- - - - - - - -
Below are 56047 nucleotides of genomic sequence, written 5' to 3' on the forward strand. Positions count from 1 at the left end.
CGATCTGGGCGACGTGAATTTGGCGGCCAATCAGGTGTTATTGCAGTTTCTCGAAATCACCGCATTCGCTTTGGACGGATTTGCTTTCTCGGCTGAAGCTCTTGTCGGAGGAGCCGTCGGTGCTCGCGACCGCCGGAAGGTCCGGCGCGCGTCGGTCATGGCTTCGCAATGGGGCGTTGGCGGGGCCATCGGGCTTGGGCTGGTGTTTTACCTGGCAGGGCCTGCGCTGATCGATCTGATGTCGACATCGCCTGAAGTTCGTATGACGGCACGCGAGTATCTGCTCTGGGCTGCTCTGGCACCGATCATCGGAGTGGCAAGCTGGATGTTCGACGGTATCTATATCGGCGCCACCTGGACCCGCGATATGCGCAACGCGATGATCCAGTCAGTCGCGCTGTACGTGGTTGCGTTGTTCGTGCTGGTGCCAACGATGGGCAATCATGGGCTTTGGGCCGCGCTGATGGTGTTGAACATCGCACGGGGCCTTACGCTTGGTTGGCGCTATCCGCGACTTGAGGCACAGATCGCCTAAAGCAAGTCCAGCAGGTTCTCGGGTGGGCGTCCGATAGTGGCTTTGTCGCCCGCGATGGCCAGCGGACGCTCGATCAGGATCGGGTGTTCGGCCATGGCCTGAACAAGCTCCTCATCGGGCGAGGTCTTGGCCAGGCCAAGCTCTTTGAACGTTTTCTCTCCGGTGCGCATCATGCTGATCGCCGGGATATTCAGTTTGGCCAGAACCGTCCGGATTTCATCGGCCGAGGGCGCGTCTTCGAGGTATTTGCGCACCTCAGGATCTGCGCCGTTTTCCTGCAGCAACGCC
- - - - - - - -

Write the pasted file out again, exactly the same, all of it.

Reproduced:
Below are 56047 nucleotides of genomic sequence, written 5' to 3' on the forward strand. Positions count from 1 at the left end.
CGATCTGGGCGACGTGAATTTGGCGGCCAATCAGGTGTTATTGCAGTTTCTCGAAATCACCGCATTCGCTTTGGACGGATTTGCTTTCTCGGCTGAAGCTCTTGTCGGAGGAGCCGTCGGTGCTCGCGACCGCCGGAAGGTCCGGCGCGCGTCGGTCATGGCTTCGCAATGGGGCGTTGGCGGGGCCATCGGGCTTGGGCTGGTGTTTTACCTGGCAGGGCCTGCGCTGATCGATCTGATGTCGACATCGCCTGAAGTTCGTATGACGGCACGCGAGTATCTGCTCTGGGCTGCTCTGGCACCGATCATCGGAGTGGCAAGCTGGATGTTCGACGGTATCTATATCGGCGCCACCTGGACCCGCGATATGCGCAACGCGATGATCCAGTCAGTCGCGCTGTACGTGGTTGCGTTGTTCGTGCTGGTGCCAACGATGGGCAATCATGGGCTTTGGGCCGCGCTGATGGTGTTGAACATCGCACGGGGCCTTACGCTTGGTTGGCGCTATCCGCGACTTGAGGCACAGATCGCCTAAAGCAAGTCCAGCAGGTTCTCGGGTGGGCGTCCGATAGTGGCTTTGTCGCCCGCGATGGCCAGCGGACGCTCGATCAGGATCGGGTGTTCGGCCATGGCCTGAACAAGCTCCTCATCGGGCGAGGTCTTGGCCAGGCCAAGCTCTTTGAACGTTTTCTCTCCGGTGCGCATCATGCTGATCGCCGGGATATTCAGTTTGGCCAGAACCGTCCGGATTTCATCGGCCGAGGGCGCGTCTTCGAGGTATTTGCGCACCTCAGGATCTGCGCCGTTTTCCTGCAGCAACGCC